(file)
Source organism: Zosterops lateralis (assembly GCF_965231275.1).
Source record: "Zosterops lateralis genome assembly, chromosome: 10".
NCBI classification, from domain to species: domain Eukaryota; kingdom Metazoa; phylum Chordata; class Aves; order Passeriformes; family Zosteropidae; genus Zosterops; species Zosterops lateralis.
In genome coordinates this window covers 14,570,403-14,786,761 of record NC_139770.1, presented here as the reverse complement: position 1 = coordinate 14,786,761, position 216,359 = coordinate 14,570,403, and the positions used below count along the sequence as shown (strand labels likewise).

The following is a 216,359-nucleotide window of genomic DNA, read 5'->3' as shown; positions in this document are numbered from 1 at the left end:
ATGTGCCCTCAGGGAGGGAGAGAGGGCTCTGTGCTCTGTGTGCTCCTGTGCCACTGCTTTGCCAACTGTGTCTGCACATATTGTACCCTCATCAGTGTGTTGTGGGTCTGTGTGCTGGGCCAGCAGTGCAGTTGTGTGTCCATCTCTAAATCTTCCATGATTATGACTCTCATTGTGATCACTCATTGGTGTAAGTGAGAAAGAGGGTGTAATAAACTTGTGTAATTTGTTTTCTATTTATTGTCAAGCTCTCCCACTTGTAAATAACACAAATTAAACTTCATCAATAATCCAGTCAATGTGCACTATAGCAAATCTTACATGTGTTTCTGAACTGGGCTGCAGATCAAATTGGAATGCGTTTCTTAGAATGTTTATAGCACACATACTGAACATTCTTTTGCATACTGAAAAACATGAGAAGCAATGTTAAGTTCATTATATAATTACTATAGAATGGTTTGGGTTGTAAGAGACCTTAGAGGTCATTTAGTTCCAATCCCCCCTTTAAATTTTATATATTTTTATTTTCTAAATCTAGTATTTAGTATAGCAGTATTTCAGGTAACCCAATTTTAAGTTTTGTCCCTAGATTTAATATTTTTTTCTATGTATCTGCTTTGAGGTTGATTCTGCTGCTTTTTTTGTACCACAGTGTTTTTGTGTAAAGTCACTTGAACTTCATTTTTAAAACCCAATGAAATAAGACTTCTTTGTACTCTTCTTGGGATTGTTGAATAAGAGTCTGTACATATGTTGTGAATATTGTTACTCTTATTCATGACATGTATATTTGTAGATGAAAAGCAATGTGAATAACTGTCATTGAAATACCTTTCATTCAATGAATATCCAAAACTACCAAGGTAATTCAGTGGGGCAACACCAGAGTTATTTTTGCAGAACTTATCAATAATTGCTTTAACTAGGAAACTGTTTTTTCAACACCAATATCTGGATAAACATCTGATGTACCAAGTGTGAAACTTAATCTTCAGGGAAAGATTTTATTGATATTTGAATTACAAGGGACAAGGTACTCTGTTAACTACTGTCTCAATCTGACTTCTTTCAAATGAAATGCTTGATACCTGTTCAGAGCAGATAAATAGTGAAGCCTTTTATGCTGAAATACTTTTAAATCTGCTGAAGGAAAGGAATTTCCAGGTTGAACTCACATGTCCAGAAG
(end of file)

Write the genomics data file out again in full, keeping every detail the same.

Source organism: Zosterops lateralis (assembly GCF_965231275.1).
Source record: "Zosterops lateralis genome assembly, chromosome: 10".
NCBI classification, from domain to species: domain Eukaryota; kingdom Metazoa; phylum Chordata; class Aves; order Passeriformes; family Zosteropidae; genus Zosterops; species Zosterops lateralis.
In genome coordinates this window covers 14,570,403-14,786,761 of record NC_139770.1, presented here as the reverse complement: position 1 = coordinate 14,786,761, position 216,359 = coordinate 14,570,403, and the positions used below count along the sequence as shown (strand labels likewise).

The following is a 216,359-nucleotide window of genomic DNA, read 5'->3' as shown; positions in this document are numbered from 1 at the left end:
ATGTGCCCTCAGGGAGGGAGAGAGGGCTCTGTGCTCTGTGTGCTCCTGTGCCACTGCTTTGCCAACTGTGTCTGCACATATTGTACCCTCATCAGTGTGTTGTGGGTCTGTGTGCTGGGCCAGCAGTGCAGTTGTGTGTCCATCTCTAAATCTTCCATGATTATGACTCTCATTGTGATCACTCATTGGTGTAAGTGAGAAAGAGGGTGTAATAAACTTGTGTAATTTGTTTTCTATTTATTGTCAAGCTCTCCCACTTGTAAATAACACAAATTAAACTTCATCAATAATCCAGTCAATGTGCACTATAGCAAATCTTACATGTGTTTCTGAACTGGGCTGCAGATCAAATTGGAATGCGTTTCTTAGAATGTTTATAGCACACATACTGAACATTCTTTTGCATACTGAAAAACATGAGAAGCAATGTTAAGTTCATTATATAATTACTATAGAATGGTTTGGGTTGTAAGAGACCTTAGAGGTCATTTAGTTCCAATCCCCCCTTTAAATTTTATATATTTTTATTTTCTAAATCTAGTATTTAGTATAGCAGTATTTCAGGTAACCCAATTTTAAGTTTTGTCCCTAGATTTAATATTTTTTTCTATGTATCTGCTTTGAGGTTGATTCTGCTGCTTTTTTTGTACCACAGTGTTTTTGTGTAAAGTCACTTGAACTTCATTTTTAAAACCCAATGAAATAAGACTTCTTTGTACTCTTCTTGGGATTGTTGAATAAGAGTCTGTACATATGTTGTGAATATTGTTACTCTTATTCATGACATGTATATTTGTAGATGAAAAGCAATGTGAATAACTGTCATTGAAATACCTTTCATTCAATGAATATCCAAAACTACCAAGGTAATTCAGTGGGGCAACACCAGAGTTATTTTTGCAGAACTTATCAATAATTGCTTTAACTAGGAAACTGTTTTTTCAACACCAATATCTGGATAAACATCTGATGTACCAAGTGTGAAACTTAATCTTCAGGGAAAGATTTTATTGATATTTGAATTACAAGGGACAAGGTACTCTGTTAACTACTGTCTCAATCTGACTTCTTTCAAATGAAATGCTTGATACCTGTTCAGAGCAGATAAATAGTGAAGCCTTTTATGCTGAAATACTTTTAAATCTGCTGAAGGAAAGGAATTTCCAGGTTGAACTCACATGTCCAGAAG